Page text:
February 27, 2024  Print

Congratulations to WIMR’s Professor Wayne Hawthorne and his team who recently received a grant for $3.5 million over three years from JDRF, the leading supporter of type 1 diabetes (T1D) research globally.

This vital funding will allow Professor Hawthorne to continue his groundbreaking pancreatic islet transplantation research, with the aim of making this treatment available to more people suffering from T1D in Australia, and around the world.
Professor Wayne Hawthorne leads WIMR’s Xenotransplantation Research Program, along with being the Director of the National Pancreas and Islet Transplant Laboratories at Westmead Hospital and Professor of Transplantation, Department of Surgery, University of Sydney.
He says, “For 25 years, my research collaborators (Professor Peter Cowan – St Vincent’s Hospital and University of Melbourne, and Mark Nottle – University of Adelaide) and I have received research funding support from JDRF and the National Health and Medical Research Council (NHMRC). This financial support has been integral to the progress made to date, and to the next phase of our research, which aims to make pancreatic islet xenotransplantation suitable and available to patients suffering from T1D.”
What is pancreatic islet transplantation?
T1D is an autoimmune disease that destroys insulin-producing cells located in the pancreas. It impacts more than 130,000 Australians[1], and 8.7 million people worldwide[2]. Many people with T1D will develop end-organ complications including cardiac disease, vision impairment, kidney failure and amputation.

Pancreatic islet cell transplantation is a surgical procedure using donated pancreases. In a lengthy process, the pancreatic islet cells are isolated and are transplanted into the liver of patients suffering from T1D, allowing the transplanted islet cells to make and release insulin into the body. Successful pancreatic islet transplantation results in patients reducing their reliance on insulin injections or a pump, often eliminating the need completely.
While this procedure is still in its infancy, it is achieving life-changing results for patients suffering from T1D who experience severe hypoglycaemic unawareness.
WIMR Professors Philip O’Connell and Wayne Hawthorne pioneered pancreatic islet cell transplantation in Australia, performing the first successful transplants in this country. Since then, they have been responsible for its transition into the Australian healthcare system.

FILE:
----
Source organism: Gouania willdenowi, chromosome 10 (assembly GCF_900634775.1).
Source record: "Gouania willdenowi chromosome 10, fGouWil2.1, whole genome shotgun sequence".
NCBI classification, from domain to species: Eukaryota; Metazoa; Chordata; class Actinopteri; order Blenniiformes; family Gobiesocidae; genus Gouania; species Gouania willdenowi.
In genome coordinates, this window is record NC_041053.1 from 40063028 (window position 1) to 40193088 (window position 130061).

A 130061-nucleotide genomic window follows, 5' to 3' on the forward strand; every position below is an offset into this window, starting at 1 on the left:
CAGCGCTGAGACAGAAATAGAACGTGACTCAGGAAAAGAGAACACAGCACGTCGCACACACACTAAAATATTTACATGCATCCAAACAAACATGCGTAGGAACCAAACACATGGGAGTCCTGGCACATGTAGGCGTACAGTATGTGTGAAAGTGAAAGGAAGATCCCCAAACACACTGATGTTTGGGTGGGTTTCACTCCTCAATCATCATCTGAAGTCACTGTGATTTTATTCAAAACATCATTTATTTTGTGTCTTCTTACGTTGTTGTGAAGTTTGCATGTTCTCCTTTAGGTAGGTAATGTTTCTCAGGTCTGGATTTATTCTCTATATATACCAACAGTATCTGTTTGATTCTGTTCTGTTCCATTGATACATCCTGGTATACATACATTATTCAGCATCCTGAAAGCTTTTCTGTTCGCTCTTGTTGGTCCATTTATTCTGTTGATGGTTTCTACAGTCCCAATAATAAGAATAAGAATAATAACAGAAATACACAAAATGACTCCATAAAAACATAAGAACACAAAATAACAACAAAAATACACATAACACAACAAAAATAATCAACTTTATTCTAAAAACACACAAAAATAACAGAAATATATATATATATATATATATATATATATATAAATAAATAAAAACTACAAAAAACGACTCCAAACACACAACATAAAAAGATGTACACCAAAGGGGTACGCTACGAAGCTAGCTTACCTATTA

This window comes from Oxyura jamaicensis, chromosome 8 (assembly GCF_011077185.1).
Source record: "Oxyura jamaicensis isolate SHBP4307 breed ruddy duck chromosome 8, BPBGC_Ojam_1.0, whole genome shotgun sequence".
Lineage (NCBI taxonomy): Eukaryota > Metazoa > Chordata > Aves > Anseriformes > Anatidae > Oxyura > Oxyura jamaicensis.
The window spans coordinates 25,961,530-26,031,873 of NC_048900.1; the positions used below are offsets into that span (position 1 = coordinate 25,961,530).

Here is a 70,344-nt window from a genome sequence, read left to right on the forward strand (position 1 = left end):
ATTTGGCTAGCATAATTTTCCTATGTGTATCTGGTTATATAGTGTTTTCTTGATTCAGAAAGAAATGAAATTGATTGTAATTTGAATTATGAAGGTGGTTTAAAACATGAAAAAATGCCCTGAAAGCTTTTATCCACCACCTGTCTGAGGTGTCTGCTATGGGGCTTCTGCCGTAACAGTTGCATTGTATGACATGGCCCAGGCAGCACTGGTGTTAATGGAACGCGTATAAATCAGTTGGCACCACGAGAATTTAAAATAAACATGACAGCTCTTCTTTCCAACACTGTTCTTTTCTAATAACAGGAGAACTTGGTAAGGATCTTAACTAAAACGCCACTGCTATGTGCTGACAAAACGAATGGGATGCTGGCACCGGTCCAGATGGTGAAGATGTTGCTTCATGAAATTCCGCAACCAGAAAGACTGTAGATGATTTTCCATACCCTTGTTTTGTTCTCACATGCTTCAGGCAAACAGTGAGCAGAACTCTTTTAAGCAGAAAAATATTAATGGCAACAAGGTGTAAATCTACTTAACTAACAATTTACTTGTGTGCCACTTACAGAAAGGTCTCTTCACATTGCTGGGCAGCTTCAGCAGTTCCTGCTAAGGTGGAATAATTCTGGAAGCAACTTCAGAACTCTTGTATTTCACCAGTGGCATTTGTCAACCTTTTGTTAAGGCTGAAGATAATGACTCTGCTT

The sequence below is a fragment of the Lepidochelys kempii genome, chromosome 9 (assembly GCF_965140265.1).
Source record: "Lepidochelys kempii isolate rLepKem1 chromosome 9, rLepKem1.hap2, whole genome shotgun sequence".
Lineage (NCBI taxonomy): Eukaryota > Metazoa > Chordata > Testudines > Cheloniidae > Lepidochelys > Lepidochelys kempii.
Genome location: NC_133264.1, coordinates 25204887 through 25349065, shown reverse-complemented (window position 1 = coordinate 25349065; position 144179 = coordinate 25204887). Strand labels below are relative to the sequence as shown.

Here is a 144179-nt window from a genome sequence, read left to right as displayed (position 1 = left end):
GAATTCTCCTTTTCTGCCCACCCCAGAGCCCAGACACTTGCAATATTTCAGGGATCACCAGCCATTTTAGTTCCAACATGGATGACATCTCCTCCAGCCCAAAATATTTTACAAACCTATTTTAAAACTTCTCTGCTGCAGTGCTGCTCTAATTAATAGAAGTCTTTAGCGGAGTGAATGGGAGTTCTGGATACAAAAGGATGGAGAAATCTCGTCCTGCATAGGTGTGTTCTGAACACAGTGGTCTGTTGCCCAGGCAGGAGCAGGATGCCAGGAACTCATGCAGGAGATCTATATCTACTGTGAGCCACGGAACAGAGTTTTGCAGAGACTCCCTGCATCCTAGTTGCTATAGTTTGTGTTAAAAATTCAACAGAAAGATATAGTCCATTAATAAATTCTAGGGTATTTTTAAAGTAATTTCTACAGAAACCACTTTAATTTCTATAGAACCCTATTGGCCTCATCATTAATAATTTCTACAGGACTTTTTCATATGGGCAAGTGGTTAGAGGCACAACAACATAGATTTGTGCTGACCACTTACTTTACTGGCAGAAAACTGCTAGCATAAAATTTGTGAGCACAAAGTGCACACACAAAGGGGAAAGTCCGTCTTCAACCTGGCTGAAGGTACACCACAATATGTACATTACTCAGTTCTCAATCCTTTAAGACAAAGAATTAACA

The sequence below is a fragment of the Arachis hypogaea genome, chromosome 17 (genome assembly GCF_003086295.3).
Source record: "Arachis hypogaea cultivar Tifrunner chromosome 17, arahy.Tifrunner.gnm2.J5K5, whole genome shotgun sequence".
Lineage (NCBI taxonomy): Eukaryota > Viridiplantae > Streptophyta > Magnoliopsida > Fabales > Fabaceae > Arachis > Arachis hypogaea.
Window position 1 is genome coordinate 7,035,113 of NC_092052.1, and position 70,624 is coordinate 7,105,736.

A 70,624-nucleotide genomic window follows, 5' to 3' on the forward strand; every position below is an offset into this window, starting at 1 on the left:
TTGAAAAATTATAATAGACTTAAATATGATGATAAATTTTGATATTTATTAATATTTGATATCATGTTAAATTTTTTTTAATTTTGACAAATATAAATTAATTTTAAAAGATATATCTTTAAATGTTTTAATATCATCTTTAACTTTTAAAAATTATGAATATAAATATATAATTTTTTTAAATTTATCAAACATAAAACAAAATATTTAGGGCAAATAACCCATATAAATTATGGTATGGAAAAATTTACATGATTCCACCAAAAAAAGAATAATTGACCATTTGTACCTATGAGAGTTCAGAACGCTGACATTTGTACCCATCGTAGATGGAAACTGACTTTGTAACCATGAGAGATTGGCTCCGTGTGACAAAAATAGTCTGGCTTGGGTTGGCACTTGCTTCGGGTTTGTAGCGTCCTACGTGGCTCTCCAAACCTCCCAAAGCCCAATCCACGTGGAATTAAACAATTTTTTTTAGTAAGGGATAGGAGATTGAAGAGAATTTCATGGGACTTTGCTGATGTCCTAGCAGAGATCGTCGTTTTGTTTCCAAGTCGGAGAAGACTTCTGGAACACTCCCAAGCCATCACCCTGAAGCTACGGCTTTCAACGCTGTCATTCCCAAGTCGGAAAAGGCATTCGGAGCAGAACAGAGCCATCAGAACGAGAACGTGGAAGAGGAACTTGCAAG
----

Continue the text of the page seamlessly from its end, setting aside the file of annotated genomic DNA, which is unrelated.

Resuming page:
Pancreatic islet cell transplantation is now available for patients who live with severe hypoglycaemic unawareness – when the individual is unaware that their blood glucose levels are dangerously low, which can be life-threatening.
To date, almost 200 Australians have essentially been cured of T1D as a result of pancreatic islet cell transplantation.
Professor Hawthorne says, “We have come a long way since we performed the first Australian pancreatic islet transplant at Westmead 22 years ago. Since then, we have worked to improve the procedure and outcomes for patients suffering T1D who are no longer able to control their diabetes with insulin injections or pumps.
“Our research in this field is also informing other areas of transplantation, which is truly gratifying.”
Groundbreaking research to improve pancreatic islet transplantation
Professor Hawthorne’s research now aims to address some of the hurdles faced by researchers and patients.  These include:
  • Limited availability of donor organs (pancreas) to be able to produce the islets for transplant
  • Pancreatic islet cells are fragile and very difficult to isolate
  • The need to take life-long immunosuppressive medications can result in serious side-effects including infections and some cancers.
This research project aims to use alternate sources of pancreatic islets to address these hurdles.
Xenotransplantation is the transplantation of animal tissues, cells or organs into human recipients. Clinical studies are now underway around the world, investigating the use of transgenicaly modified pig organs, like hearts and kidneys, to be transplanted into humans.
Professor Hawthorne’s research project aims to use pancreatic islets from specifically genetically modified pigs to increase the number of transplantable pancreatic islets available, and to reduce the reliance on human organ donors and immunosuppressant medications.
He says, “Insulin was developed 100 years ago, and for almost all of that time, patients have received insulin produced from pigs as a lifesaving treatment. Being so similar to humans, pig cells and tissues share many similarities that allow them to be used to produce various therapies such as insulin, heparin and heart valves to treat millions of patients worldwide.”
“However, in order to use live cells and organs from pigs, the pig cells and tissues need to be modified by genetically altering the surface, so they are protected from hyperacute rejection when transplanted into a patient.”
Professor Hawthorne’s team have been developing these techniques for decades and have now produced very special transgenic pig islet cells that prevent hyperacute rejection when transplanted into a recipient. This pre-clinical study will trial these newly developed transgenic porcine islet cells to prove their safety and efficacy.  
“Our ultimate goal is to establish xenotransplantation as a safe and effective treatment option for all individuals with T1D, not just a select few. We hope that our research will allow those with T1D to make insulin once again, safely, and without the need for life-long immunosuppression,” says Professor Hawthorne.